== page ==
One men's pleasure is another men's pain.
There are simply to many out there to dig throug (for my taste)

Reply Score: 2

Mint? Really?
by noamsml on Sat 27th Sep 2008 12:52 UTC
noamsml
Member since:
2005-07-09

Linux Mint is positively terrible. It's as if a bunch of Windows modifiers decided to get together and make Linux feel more like Windows by removing all the integration and smoothness.

Reply Score: 2

RE: Mint? Really?
by dagw on Sat 27th Sep 2008 23:29 UTC in reply to "Mint? Really?"
dagw Member since:
2005-07-06

Do you have any specific examples? Mint is currently my favorite desktop distro for a number of reasons, primarily related to how well integrated and smooth it is to use. It comes with excellent defaults, a good theme, easily the best 'start' menu I've seen and is all round a pleasure to use. So far I haven't found any major complaints (or at least no more than in any other distro, or OS), I'm wondering what yours are

Reply Score: 2

Comment by Netfun81
by Netfun81 on Sat 27th Sep 2008 19:17 UTC
Netfun81
Member since:
2008-03-25

Wtf?! these are some of the most popular linux distributions. With a title like that I would expect at least a couple distributions that are not so well known.

Reply Score: 1

Comment by moleskine
by moleskine on Sat 27th Sep 2008 21:32 UTC
moleskine
Member since:
2005-11-05

My problem with distros like those in the article is that whether good or not so good (and some, like PCLinux OS, strike me as excellent), they depend on too few people. Or even one person really in the case of Mepis. If luck, health, life, whatever, take a turn then chances are high your distro will suffer or even go down as happened (sadly) to Libranet.

I prefer the longer term, and for that reason have been with Debian since before Ubuntu came out. In many ways, Debian strikes me as the king of distros. Debian has a very large developer community with high standards, so it just goes on, and can be relied upon to go on, no matter what happens or what other distros throw at it. Seems to me that slowly but surely the "Debian Way" is becoming the way of the majority of desktop users, if you add up all the distros based on Debian as well as Debian pure itself.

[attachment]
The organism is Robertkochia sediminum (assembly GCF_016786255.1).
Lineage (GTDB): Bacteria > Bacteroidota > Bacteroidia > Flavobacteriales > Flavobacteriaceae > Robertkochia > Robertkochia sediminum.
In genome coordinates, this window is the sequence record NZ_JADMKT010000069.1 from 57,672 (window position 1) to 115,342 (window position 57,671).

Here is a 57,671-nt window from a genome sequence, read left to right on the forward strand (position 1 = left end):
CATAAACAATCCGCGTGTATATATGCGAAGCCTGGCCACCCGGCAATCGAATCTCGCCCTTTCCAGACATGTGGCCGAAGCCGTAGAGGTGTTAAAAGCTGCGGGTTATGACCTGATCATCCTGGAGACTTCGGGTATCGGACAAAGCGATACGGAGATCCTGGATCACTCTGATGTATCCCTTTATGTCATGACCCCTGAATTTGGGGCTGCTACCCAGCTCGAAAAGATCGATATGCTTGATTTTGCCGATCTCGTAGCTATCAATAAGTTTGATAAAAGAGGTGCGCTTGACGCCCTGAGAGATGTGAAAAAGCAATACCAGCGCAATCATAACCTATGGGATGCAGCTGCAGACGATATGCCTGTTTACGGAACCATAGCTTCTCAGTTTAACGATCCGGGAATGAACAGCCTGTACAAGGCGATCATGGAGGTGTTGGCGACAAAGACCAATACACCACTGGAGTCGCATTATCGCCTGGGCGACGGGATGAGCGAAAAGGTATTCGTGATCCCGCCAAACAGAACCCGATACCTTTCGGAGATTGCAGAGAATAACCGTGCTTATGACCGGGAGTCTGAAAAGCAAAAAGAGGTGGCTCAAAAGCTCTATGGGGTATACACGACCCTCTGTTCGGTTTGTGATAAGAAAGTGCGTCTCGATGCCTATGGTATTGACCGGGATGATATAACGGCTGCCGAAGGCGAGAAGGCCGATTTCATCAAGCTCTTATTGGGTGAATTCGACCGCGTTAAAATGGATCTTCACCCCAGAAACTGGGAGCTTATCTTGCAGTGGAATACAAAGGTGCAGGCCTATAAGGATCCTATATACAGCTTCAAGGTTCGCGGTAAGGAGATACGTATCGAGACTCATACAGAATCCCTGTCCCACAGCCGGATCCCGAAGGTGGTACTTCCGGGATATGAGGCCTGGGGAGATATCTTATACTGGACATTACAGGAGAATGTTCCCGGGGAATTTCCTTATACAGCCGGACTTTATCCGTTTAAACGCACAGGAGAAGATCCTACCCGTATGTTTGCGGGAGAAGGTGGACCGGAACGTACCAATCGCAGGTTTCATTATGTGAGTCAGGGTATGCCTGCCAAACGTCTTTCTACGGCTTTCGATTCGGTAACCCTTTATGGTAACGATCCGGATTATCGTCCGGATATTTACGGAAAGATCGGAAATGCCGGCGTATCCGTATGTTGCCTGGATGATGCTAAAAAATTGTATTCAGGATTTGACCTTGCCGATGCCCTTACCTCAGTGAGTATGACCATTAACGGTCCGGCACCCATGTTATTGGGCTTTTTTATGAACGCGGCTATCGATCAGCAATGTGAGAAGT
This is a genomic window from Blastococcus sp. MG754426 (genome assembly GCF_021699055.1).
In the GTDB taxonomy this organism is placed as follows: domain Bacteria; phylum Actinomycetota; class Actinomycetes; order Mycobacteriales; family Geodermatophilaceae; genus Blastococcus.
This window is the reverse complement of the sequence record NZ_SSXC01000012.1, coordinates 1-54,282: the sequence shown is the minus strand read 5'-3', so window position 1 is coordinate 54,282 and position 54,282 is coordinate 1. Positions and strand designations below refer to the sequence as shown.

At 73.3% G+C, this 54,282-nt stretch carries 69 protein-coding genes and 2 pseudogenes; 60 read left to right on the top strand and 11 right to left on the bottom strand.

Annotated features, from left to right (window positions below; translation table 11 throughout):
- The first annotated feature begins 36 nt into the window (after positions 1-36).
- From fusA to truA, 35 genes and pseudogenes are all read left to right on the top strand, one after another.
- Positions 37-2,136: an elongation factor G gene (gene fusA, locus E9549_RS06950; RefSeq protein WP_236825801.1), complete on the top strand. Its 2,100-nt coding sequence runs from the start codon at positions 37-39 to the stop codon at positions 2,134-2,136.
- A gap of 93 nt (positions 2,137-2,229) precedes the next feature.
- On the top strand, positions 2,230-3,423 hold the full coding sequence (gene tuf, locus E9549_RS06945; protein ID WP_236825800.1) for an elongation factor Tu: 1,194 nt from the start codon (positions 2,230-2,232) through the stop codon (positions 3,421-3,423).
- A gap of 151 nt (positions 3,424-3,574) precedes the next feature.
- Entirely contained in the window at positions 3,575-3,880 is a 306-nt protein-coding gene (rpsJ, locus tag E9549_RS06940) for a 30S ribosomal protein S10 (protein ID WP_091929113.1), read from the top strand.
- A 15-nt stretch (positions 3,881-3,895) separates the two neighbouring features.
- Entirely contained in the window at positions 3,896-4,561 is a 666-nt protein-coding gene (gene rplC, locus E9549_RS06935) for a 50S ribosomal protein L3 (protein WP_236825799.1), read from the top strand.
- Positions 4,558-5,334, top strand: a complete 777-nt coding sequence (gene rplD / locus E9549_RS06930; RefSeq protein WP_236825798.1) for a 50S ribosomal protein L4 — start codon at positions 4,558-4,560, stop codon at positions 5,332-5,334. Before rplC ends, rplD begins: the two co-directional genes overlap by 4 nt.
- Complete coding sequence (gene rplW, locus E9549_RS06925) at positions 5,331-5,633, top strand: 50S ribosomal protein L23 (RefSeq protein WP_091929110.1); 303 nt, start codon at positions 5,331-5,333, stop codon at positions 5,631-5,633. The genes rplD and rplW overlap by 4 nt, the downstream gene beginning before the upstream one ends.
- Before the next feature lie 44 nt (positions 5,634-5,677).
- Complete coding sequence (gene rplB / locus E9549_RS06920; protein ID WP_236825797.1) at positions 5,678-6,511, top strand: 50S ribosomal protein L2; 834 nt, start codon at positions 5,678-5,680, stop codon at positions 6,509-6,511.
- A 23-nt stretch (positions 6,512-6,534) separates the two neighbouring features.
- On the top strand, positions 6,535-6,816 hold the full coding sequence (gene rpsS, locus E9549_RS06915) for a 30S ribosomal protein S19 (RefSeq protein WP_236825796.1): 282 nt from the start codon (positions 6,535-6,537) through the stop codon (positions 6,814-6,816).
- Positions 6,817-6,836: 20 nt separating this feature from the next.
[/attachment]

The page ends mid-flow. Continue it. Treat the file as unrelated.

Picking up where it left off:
I have found that Debian takes a bit of getting to know, but once you do know it there is, as some has pointed out, a wealth of scripts and helper packages that take the pain out of doing an awful lot of things. Add this to the rolling update system, the high standards of packaging and bug correction, and Debian for me has the edge over Ubuntu as well as over the "Rpm Way".

I'm not trying to be divisive. Folks will disagree with this or think another distro is far superior. That's fine. However, I do wonder how long some of the less popular, more bespoke distros will last. They are a demanding labour of love, and over the past eight or ten years, Linux does seem to have started to coalesce round a smaller number of "big distros", at least in terms of the way user numbers pan out. My guess is enjoy these less popular distros while they are there. I suspect not nearly so many will be there in ten years' time.

Reply Score: 4

RE: Comment by moleskine
by alcibiades on Sun 28th Sep 2008 06:14 UTC in reply to "Comment by moleskine"
alcibiades Member since:
2005-10-12

Yes, exactly the reasons I'm now on Debian, and am putting it in for people as a general rule. I did recently put in Mandriva into an office, on the grounds that it came with a proper up to date comprehensive user guide in pdf form. Took it out to a print shop, had a couple copies made. A few months later, they were still lying on the same shelf where they had first been put, gathering dust. Never once looked at. Next time, I thought, why bother, just put in Debian right away.

Reply Score: 2

rcsteiner
Member since:
2005-07-12

One in particular called VestaPup impressed me enough that I'm using it maybe 70% of the time on my formerly Ubuntu-ized box. :-)

http://www.puppylinux.org/downloads/puplets/vestapup

Reply Score: 2